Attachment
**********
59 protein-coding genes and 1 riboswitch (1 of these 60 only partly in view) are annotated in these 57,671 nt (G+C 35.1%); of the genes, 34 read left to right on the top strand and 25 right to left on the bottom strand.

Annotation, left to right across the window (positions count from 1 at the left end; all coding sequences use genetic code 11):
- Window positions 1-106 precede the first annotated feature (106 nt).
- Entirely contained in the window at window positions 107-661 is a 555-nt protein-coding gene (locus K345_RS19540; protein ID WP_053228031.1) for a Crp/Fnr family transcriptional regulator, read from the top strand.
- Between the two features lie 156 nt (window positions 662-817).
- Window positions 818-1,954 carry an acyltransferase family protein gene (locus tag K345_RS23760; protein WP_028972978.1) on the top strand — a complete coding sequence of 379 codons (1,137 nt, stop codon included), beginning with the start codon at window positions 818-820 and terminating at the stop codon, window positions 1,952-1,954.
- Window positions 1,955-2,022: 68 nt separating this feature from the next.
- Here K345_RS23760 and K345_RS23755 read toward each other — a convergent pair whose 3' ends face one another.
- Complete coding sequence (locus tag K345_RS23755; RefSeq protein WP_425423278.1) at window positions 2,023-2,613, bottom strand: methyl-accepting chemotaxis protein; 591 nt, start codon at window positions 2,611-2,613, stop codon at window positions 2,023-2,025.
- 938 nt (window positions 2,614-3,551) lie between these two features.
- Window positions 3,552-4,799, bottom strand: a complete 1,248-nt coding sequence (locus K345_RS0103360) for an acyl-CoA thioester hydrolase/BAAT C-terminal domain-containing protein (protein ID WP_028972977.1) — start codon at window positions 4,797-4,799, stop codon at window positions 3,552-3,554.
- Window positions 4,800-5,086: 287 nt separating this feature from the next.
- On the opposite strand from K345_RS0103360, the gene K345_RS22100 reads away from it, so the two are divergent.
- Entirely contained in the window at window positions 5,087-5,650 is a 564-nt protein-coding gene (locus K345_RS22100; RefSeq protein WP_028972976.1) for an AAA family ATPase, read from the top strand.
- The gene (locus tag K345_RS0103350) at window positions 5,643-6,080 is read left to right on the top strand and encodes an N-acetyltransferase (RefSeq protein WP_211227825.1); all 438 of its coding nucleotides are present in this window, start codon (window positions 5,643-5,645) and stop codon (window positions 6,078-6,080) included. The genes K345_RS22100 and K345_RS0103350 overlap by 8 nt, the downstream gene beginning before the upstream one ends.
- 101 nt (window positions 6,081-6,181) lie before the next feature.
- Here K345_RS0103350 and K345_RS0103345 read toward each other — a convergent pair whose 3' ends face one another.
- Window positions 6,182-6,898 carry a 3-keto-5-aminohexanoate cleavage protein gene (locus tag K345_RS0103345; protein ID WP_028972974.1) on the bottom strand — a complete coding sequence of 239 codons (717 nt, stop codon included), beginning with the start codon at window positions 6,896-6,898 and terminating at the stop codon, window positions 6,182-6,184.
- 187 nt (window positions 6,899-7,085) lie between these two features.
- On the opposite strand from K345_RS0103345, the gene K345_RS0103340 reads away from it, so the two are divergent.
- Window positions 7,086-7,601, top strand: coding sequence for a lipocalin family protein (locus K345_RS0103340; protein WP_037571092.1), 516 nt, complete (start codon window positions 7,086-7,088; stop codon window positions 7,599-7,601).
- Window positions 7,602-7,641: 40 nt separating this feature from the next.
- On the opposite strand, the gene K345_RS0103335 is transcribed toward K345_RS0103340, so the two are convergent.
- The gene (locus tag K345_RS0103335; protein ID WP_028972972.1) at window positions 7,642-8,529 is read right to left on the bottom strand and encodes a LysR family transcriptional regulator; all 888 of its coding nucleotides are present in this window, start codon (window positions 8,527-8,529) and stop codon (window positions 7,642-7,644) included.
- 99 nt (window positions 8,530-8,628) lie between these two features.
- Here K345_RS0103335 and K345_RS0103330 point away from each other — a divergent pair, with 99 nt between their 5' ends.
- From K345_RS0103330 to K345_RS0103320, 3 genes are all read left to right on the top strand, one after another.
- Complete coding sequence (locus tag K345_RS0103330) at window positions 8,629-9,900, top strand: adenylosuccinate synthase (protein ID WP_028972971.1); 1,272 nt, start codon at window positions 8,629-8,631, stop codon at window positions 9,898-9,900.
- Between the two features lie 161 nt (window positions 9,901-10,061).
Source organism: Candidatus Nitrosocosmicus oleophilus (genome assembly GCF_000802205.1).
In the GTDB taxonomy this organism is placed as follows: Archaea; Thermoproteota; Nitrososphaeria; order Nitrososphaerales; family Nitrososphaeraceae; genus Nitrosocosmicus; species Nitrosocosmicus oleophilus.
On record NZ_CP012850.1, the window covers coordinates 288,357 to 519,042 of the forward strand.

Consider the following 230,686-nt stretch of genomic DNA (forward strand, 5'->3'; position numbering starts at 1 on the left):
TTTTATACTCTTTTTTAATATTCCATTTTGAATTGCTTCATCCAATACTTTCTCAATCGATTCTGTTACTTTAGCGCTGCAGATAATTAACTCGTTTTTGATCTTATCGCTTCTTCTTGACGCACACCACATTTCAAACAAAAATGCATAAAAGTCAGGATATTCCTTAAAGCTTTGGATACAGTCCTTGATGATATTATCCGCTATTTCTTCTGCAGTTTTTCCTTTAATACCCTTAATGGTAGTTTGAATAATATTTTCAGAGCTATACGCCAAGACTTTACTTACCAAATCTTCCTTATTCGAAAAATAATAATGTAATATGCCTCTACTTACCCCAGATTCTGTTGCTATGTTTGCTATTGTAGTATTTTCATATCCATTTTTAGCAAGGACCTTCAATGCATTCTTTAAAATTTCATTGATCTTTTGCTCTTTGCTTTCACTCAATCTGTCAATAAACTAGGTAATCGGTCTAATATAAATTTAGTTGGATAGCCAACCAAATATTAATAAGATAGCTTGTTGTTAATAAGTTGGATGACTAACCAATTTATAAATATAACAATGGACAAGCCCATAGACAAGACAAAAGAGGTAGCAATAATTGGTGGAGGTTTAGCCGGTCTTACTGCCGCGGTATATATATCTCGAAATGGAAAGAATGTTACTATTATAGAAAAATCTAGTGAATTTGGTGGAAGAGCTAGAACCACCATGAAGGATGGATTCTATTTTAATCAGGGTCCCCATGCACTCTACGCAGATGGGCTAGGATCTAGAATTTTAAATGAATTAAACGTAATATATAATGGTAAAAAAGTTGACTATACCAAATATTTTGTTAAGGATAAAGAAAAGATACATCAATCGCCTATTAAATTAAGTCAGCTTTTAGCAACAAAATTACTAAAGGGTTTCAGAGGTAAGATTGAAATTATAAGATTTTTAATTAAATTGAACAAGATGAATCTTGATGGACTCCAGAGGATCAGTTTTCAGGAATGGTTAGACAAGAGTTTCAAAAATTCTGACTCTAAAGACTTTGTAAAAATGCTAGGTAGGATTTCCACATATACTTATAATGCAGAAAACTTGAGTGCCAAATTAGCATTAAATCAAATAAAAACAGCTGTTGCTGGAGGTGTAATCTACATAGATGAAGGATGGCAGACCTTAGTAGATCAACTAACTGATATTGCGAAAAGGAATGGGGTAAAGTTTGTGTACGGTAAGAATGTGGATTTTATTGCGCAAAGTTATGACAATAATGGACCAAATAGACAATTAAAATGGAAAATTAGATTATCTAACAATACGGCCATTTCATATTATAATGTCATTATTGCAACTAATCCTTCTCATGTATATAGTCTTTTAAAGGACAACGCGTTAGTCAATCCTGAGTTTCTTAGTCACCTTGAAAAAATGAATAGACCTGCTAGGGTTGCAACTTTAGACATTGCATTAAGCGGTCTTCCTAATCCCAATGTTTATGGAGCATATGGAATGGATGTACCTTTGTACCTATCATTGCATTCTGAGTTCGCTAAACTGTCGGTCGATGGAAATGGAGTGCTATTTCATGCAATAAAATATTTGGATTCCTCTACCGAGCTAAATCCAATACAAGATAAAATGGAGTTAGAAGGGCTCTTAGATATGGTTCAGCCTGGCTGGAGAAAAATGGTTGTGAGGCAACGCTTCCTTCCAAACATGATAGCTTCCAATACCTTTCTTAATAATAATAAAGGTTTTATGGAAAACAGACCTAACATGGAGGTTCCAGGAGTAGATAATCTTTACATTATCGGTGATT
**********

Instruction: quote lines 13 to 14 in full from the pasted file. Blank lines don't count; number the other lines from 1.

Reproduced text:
- On the opposite strand from K345_RS0103360, the gene K345_RS22100 reads away from it, so the two are divergent.
- Entirely contained in the window at window positions 5,087-5,650 is a 564-nt protein-coding gene (locus K345_RS22100; RefSeq protein WP_028972976.1) for an AAA family ATPase, read from the top strand.